This was pretty cool. Yesterday I received an email from William Higinbotham's son, Billy.
For those who are not students of ancient video game history, Willy Higinbotham is credited with being one of the first people to create a game that used a screen and could be played interactively via an electronic device. (Can you tell that I'm trying to skirt a commonly used term here?). Higinbotham created Tennis For Two at Brookhaven National Laboratory in 1958. The game was built with analog parts using an oscilloscope for the display. The game was a huge it in the lab and with outsiders who lucky enough to see it.
Anyway, Billy Higenbotham wrote to tell me a couple things:
1. I spelled his dad's name wrong in my interview with Ralph Baer (it's Higinbotham not Higginbotham). Fixed.
2. To make sure that I knew that in the future I should refer to his dad's game as something other than a "video game". Here is what he said:
"People refer my father's game as a video game. Video is a term used in association with TVs raster display"
I know what Higinbotham might have meant. He meant that Ralph Baer does not think there were any video games before his invention. Baer does not in fact like anything prior to his own inventions to be called "video games". In the same interview mentioned above, Baer tried to make the distinction between his games and Higenbotham's perfectly clear:
"Analog computers were indeed elegant devices. I used them as did many other radio and TV engineers in the fifties and sixties. They were great for modeling dynamic motion problems....but they cost on the order of $10,000 or much more. So forget analog computers as a means of playing home "video" games, except in the context of a demo in a lab environment where one or more analog computers were sitting around and one could temporarily borrow one for a "fun" ballistics demo (like Higinbotham's so-called tennis game)."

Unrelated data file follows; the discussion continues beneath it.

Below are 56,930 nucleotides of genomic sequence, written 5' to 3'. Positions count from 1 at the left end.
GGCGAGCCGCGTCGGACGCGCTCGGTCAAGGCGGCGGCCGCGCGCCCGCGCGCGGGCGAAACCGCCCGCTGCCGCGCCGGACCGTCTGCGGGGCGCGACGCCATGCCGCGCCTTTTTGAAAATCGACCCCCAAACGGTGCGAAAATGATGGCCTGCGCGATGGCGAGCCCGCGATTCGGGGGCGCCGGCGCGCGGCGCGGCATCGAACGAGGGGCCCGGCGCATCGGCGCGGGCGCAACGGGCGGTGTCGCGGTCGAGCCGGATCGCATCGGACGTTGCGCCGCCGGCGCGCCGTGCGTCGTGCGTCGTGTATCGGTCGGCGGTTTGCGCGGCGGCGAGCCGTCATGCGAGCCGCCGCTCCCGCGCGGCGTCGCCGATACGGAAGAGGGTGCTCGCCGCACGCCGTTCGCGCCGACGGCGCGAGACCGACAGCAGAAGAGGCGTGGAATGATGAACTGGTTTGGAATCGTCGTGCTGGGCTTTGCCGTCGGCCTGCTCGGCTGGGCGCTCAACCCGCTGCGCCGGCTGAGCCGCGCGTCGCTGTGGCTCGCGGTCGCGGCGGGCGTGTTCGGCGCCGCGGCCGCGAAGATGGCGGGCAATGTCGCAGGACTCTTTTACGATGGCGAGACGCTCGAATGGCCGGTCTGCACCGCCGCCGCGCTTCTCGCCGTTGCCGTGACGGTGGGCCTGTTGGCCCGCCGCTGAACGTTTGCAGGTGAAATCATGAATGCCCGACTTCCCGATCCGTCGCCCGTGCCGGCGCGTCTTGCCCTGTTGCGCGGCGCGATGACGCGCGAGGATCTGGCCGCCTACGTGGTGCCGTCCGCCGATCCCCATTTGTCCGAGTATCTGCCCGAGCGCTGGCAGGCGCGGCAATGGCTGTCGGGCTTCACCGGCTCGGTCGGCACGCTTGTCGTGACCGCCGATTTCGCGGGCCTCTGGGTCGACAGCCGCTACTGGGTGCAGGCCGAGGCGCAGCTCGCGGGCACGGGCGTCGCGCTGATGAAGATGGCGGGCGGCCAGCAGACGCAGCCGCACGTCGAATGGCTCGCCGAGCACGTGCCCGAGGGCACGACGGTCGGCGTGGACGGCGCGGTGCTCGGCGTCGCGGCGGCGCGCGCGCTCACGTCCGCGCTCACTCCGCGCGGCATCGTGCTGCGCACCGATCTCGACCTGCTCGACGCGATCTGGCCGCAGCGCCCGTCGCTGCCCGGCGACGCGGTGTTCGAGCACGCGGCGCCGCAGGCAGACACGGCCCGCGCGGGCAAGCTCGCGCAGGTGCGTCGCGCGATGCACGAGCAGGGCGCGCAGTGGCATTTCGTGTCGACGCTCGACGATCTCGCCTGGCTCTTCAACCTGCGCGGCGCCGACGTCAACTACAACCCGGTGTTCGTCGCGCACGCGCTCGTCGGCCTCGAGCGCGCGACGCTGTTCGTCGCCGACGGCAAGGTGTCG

"So-Called"? According to John Anderson's article on the subject, it seems that the game was fairly sophisticated:
"The implementation was very much more sophisticated than the first 'Pong' games. It was the hit of the Brookhaven 'visitors' days' for two years running."
-John Anderson, Creative Computing Spring 1983
So why is Baer so "down" on Hignbotham's invention? Well, I suppose it was because Baer was (is) an inventor and as an inventor his livelihood (and that of his employers) came (comes) from patents. To protect his patent on Pong he had to make sure that Higenbotham's creation was never seen as a video game. If Higinbotham had in fact created a "video game" then Baer's patent might have been null because there would have been "prior art". As I rec all, Atari tried to defend their Pong games with the Higinbotham argument. In the70's it did not fly, but in the 21st century, knowing what is known now, it might have been more successful.
However, does this really take anything away from the Higenbotham's amazing invention? I don't think so. In truth, I sensed a bit of sadness in Billy Higenbotham's note. Almost as if he is on a quest to make sure his father is not forgotten, but at the same time not step on the toes of the "very vocal" (and sometimes very litigious) others who also try to occupy the space of "video game inventor." Higenbotham need not worry though, as his dad's place in history is firmly set. I was still touched though. , I find it very comforting to know that Willy Higenbotham has a dedicated son who travels through the internet, trying to separate fact from fiction while keeping his father's memory alive. We should all be so lucky.